Nov 25, 2016, 10:15 AM
The European Union-funded MDG1c project implemented by the Food and Agriculture Organization of the United Nations, in collaboration with the department of Agriculture that seeks to contribute to supporting smallholder farmers and small-scale food processing and marketing techniques, was validated recently at the Paradise Suites Hotel in Kololi.
The project was set out to increase household food security and income of the participating farmers, improve nutrition, particularly children in targeted areas, and increase community awareness of appropriate nutrition and dietary practice.
The project’s main target groups of the production enhancement and marketing component are the smallholder producers with particular focus on women and youth.
The component is intervening in 27 districts within the Upper River Region and Central Region (North and South).
Speaking at the ceremony, Amie Jallow-Jatta, the project coordinator, said component one of the project commissioned a baseline study to gather information on the current situation of the selected communities within the project intervention areas.
She added that the result of the study would establish a benchmark of indicators that would be regarded as yardstick to measure project progress and achievements against the set targets and outcomes under the component’s “production enhancement and marketing”.
She said that in the framework of the 11th European Development Fund EC provided funding for ACP countries off-track the attainment of the MDGs.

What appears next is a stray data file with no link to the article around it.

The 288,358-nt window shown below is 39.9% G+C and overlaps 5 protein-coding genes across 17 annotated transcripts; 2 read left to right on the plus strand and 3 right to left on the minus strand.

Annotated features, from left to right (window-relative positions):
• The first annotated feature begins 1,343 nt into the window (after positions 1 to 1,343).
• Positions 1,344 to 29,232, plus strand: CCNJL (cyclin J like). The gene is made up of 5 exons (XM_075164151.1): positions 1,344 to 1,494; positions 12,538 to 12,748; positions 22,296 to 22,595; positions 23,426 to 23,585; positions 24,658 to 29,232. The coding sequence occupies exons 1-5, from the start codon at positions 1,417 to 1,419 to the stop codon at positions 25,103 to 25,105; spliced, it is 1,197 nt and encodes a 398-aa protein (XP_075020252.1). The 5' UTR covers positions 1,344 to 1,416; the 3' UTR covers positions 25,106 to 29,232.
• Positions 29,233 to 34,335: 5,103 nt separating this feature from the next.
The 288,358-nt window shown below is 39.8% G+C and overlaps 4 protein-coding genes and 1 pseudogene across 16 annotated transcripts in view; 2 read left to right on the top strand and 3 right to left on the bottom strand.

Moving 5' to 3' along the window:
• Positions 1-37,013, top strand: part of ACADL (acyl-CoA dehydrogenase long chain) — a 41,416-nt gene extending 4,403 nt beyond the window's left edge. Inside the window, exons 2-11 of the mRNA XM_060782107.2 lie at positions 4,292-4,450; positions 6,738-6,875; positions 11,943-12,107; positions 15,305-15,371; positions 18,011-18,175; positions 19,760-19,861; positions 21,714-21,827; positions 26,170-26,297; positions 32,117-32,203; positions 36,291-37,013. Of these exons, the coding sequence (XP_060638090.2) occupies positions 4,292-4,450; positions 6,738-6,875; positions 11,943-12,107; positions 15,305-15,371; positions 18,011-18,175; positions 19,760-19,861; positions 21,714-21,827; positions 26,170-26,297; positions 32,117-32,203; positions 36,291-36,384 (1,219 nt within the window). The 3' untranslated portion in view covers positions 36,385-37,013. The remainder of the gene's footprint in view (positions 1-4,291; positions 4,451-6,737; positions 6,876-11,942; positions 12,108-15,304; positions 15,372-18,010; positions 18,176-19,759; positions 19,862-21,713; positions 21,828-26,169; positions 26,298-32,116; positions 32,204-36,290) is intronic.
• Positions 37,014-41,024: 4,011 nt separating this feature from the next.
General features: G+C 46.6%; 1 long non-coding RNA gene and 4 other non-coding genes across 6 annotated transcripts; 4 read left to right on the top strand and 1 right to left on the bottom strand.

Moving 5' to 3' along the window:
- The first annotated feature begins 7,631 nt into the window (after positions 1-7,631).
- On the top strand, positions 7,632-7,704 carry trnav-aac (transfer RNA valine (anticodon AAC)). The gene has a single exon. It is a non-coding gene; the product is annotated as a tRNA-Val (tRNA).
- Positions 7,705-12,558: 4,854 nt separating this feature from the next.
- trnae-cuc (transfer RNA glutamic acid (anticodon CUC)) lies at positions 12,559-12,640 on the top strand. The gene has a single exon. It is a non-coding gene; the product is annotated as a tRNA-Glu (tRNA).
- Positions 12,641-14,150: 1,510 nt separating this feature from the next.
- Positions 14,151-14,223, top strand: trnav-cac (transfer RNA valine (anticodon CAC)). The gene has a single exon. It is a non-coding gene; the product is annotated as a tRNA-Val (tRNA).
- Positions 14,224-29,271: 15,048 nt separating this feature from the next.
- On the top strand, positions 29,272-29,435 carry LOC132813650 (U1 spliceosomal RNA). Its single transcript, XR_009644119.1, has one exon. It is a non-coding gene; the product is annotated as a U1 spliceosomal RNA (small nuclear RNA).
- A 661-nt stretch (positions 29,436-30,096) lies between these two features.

She added that to accelerate MDG attainment in the country, assistance was directed at smallholder farmers and smallholder processors, to overcome production constraints and add value to improve nutritional status via SEP.
She also said the aim is to improve food security through crop intensification and marketing MDG1c project, which was a three-year project.
The objective involves accelerating progress towards achieving MDG1c specifically to increase household food security and income of farmers, as well as to contribute to breaking the intergenerational cycle of malnutrition and hunger by improving nutrition in schools and increasing community awareness of appropriate nutrition and dieting practices.
Sheriff Bojang, deputy permanent secretary at the Ministry of Agriculture for Programme and Project, underscored the importance of the workshop.
Component 1, he noted, is production enhancement and marketing, component 2 is school feeding programme and component 3 is project coordination and management.
The training programme is in line with the ministry’s top agenda on food security, hence participants were advised to take it with seriousness, he added.